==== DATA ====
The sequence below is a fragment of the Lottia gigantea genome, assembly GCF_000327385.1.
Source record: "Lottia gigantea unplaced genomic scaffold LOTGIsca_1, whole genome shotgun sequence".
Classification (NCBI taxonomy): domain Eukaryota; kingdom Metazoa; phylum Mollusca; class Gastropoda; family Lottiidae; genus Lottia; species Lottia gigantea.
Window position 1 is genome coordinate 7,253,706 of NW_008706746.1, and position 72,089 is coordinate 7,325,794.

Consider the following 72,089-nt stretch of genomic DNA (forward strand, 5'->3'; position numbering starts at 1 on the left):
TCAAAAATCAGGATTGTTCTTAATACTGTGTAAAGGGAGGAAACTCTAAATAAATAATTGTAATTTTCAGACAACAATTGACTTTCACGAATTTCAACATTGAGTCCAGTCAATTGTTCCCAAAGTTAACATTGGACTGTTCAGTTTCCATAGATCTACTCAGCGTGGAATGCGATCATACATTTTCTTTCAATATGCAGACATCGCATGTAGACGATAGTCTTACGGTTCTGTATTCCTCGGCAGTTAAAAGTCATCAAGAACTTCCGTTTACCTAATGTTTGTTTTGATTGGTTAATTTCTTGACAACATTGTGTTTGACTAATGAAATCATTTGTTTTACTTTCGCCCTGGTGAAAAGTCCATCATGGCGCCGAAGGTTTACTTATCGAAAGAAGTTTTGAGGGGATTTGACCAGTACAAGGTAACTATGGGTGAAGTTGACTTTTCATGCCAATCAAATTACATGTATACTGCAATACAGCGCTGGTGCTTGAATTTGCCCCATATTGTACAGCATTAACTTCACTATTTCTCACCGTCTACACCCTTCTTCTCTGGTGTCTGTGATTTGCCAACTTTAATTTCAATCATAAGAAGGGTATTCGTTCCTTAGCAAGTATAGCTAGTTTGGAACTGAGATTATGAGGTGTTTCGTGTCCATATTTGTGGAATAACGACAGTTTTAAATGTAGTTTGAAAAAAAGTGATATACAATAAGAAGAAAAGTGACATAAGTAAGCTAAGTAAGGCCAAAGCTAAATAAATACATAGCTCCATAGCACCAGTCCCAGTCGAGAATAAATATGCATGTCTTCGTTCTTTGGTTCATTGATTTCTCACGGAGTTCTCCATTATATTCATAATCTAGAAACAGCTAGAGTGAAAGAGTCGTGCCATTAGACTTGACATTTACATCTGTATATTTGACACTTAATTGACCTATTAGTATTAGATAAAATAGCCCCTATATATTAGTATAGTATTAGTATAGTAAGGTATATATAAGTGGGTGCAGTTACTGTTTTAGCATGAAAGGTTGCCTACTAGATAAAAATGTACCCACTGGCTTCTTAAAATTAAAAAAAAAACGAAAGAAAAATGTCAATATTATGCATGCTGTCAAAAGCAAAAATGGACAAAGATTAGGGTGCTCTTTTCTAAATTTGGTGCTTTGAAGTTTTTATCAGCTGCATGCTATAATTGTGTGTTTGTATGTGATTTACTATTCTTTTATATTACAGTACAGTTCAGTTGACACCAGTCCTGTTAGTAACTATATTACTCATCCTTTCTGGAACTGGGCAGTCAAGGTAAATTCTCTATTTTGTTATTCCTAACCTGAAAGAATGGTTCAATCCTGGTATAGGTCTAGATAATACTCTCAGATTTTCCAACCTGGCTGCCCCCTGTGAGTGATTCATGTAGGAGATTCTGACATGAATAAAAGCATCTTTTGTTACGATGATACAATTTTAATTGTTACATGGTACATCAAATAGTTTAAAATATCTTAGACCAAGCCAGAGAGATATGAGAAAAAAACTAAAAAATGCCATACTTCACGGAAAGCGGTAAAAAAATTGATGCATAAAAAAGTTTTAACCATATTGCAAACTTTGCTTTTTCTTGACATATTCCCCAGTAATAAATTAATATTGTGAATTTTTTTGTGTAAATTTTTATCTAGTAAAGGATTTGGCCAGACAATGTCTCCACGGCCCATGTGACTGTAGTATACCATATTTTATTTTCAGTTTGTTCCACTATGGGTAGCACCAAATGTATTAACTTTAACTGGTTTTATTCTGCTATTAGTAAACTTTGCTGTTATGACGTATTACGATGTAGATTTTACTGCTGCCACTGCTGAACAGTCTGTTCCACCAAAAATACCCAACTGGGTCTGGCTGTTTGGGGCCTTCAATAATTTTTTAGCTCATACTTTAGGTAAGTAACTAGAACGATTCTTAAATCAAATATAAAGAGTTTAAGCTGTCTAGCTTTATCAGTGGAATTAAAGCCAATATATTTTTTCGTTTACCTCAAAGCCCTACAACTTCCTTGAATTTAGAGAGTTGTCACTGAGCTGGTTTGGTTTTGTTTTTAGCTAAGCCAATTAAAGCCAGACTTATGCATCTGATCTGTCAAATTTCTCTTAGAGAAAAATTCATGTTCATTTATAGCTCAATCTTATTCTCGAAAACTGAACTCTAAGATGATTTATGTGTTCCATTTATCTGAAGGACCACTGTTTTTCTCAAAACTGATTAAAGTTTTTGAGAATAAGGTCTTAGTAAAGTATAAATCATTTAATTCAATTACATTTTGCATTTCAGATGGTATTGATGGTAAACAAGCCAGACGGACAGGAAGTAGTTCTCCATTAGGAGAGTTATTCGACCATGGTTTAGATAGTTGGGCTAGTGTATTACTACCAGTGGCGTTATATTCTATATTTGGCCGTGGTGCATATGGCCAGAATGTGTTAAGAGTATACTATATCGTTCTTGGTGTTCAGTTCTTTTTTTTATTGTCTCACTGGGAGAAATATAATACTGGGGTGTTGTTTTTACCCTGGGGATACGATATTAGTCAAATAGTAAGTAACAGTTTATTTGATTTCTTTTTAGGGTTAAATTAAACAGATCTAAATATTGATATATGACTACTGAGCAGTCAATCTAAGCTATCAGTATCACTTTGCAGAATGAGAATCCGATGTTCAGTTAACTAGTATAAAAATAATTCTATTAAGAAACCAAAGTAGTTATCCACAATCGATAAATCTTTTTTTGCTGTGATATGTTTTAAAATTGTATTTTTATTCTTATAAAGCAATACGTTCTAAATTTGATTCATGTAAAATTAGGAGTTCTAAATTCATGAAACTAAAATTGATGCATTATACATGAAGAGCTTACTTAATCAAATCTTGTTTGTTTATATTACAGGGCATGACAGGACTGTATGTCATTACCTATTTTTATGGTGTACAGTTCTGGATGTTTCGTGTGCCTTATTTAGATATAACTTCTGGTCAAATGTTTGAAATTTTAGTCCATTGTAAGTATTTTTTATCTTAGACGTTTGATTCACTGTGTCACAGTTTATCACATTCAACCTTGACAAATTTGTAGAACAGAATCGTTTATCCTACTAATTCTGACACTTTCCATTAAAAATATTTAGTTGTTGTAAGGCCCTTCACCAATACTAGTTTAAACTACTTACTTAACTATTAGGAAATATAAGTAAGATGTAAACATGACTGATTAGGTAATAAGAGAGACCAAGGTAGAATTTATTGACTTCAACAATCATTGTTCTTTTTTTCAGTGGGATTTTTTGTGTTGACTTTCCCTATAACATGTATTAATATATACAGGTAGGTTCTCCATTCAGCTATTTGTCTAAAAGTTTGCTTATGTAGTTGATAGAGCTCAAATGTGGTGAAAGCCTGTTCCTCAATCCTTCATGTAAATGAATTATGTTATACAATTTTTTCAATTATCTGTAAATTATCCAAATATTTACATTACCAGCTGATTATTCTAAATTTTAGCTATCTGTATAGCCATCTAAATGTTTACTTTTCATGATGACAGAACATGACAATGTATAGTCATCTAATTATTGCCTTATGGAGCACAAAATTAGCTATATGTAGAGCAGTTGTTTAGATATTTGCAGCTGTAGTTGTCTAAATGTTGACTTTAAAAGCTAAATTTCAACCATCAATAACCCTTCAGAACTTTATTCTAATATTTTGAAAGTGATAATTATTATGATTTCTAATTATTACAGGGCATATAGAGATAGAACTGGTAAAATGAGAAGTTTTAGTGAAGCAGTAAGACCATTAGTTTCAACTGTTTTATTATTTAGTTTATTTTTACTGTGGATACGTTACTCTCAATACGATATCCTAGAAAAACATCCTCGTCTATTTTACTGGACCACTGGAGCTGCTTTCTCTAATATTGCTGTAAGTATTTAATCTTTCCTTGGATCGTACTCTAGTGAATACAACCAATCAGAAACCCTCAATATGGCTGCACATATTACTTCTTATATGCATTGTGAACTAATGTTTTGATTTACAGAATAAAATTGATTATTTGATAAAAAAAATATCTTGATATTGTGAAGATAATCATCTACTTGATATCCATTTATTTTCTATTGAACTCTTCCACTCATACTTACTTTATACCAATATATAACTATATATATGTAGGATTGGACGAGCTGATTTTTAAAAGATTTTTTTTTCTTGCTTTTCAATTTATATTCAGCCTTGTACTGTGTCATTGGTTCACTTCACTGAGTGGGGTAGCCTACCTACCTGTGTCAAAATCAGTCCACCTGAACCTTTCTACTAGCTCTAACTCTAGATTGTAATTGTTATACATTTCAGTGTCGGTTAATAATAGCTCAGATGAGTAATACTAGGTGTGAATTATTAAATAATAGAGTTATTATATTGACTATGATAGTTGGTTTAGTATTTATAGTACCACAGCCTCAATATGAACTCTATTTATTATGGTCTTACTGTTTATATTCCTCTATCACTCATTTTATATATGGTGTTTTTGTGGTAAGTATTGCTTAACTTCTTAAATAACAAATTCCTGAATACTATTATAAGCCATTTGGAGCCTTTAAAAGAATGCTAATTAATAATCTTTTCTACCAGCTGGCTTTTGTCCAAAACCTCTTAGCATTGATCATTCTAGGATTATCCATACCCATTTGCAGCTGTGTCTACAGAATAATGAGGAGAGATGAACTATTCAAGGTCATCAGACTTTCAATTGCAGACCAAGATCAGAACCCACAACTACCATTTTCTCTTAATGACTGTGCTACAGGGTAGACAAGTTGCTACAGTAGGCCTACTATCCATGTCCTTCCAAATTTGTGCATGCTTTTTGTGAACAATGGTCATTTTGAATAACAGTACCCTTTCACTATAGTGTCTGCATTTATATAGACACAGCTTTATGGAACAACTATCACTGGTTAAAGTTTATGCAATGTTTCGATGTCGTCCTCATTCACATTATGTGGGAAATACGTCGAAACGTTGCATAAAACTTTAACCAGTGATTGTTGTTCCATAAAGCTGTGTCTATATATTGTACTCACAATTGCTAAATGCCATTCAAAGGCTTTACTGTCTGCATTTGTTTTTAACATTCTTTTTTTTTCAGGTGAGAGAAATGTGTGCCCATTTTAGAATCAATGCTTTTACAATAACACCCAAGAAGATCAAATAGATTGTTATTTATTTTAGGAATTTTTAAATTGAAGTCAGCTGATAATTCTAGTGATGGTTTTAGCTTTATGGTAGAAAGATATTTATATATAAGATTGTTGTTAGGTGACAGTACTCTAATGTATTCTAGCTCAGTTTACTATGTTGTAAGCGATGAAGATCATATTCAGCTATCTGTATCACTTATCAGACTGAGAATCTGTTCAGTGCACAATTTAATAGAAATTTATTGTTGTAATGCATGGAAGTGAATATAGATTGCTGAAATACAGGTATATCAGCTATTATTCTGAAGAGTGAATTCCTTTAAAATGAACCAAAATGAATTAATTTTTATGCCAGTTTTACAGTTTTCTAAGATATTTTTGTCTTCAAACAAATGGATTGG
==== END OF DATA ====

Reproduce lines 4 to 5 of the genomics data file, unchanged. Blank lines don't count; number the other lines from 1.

Window position 1 is genome coordinate 7,253,706 of NW_008706746.1, and position 72,089 is coordinate 7,325,794.

Consider the following 72,089-nt stretch of genomic DNA (forward strand, 5'->3'; position numbering starts at 1 on the left):